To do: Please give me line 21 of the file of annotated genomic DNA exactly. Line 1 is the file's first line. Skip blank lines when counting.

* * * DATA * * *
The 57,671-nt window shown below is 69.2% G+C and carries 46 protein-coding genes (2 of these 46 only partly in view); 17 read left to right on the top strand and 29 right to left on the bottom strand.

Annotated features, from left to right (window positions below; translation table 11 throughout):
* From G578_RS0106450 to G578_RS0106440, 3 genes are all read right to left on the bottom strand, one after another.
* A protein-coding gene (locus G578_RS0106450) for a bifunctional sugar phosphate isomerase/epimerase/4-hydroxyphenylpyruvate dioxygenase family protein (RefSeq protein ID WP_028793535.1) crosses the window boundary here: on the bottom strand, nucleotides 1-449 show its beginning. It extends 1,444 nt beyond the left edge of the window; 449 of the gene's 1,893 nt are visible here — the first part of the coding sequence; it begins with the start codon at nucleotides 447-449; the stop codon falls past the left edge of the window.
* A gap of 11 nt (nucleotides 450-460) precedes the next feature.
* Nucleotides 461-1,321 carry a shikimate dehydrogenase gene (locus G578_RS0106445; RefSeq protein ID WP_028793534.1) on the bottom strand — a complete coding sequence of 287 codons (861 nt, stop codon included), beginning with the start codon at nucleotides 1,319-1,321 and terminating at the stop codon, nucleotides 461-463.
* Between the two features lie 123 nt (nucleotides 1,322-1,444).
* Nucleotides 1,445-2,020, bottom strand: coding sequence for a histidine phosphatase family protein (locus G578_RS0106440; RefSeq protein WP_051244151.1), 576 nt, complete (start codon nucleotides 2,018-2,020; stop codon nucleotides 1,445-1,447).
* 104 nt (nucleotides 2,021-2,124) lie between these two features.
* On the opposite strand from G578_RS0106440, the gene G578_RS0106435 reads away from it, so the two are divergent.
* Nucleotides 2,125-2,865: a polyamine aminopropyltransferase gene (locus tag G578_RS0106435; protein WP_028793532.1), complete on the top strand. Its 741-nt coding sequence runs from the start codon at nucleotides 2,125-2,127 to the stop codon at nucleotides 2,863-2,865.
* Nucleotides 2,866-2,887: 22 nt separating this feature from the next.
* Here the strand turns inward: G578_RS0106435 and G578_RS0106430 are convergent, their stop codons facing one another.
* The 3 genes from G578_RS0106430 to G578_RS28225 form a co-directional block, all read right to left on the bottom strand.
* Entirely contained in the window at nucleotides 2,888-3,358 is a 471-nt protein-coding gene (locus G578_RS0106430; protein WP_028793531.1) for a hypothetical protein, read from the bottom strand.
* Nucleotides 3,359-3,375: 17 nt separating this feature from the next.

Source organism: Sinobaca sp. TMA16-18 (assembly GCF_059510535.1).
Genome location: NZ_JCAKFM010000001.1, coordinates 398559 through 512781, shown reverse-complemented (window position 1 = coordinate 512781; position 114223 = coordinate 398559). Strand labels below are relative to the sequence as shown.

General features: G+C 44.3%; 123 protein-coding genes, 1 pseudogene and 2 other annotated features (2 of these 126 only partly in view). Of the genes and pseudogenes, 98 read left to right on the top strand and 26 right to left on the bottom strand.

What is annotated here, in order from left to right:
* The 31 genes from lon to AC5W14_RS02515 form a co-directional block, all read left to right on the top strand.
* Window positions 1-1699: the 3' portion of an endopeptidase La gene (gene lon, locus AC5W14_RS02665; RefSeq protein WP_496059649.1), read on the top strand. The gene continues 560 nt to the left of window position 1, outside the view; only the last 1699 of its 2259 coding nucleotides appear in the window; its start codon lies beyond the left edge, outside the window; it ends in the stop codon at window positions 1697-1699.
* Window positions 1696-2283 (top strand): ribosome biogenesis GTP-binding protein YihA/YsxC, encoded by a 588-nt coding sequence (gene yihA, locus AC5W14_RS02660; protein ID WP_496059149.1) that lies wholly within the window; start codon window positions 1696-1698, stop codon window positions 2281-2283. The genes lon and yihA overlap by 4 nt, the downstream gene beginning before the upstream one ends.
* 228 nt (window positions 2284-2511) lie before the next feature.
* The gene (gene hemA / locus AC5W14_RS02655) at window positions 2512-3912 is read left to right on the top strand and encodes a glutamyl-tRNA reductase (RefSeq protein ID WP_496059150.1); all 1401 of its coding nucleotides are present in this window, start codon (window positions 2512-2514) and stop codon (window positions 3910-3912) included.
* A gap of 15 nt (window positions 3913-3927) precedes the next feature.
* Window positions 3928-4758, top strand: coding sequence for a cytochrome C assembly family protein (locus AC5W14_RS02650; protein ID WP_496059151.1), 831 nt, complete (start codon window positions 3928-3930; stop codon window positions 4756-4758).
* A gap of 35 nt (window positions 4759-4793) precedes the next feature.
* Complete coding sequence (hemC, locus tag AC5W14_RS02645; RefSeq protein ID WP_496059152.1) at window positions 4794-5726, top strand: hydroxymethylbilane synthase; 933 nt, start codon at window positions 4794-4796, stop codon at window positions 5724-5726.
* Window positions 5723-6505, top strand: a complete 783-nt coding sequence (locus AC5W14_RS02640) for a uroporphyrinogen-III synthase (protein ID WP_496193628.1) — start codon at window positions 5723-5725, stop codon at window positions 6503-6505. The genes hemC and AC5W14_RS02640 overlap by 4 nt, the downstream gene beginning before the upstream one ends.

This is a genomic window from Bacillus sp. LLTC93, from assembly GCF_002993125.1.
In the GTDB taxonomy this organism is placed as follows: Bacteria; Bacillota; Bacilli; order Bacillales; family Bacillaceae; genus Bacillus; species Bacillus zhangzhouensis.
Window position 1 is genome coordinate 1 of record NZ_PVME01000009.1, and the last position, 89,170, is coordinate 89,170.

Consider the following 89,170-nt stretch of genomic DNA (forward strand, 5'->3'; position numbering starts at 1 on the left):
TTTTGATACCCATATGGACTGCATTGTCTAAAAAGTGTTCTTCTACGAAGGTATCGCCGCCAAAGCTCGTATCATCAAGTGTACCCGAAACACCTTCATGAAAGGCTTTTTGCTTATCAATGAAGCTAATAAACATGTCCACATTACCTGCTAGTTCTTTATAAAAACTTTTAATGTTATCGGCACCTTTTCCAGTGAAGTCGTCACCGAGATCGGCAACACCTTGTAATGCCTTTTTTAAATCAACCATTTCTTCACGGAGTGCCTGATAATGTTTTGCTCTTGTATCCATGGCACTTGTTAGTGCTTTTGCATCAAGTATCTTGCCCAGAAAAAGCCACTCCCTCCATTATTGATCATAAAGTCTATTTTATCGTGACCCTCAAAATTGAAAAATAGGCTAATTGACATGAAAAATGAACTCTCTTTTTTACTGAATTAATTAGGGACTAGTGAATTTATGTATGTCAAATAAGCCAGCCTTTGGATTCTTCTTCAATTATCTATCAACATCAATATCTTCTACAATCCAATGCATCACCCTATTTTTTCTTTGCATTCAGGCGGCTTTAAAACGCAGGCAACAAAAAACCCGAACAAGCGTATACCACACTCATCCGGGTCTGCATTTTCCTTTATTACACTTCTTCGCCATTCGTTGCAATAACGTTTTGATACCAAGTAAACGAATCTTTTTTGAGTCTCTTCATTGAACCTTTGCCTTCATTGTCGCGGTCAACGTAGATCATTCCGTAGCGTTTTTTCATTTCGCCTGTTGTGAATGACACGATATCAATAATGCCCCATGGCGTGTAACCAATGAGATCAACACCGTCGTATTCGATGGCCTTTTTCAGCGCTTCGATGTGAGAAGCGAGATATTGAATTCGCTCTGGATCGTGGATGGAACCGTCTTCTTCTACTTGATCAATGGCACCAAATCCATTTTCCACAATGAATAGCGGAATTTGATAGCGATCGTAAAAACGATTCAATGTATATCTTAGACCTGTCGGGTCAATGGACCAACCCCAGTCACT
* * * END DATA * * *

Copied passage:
* The 31 genes from lon to AC5W14_RS02515 form a co-directional block, all read left to right on the top strand.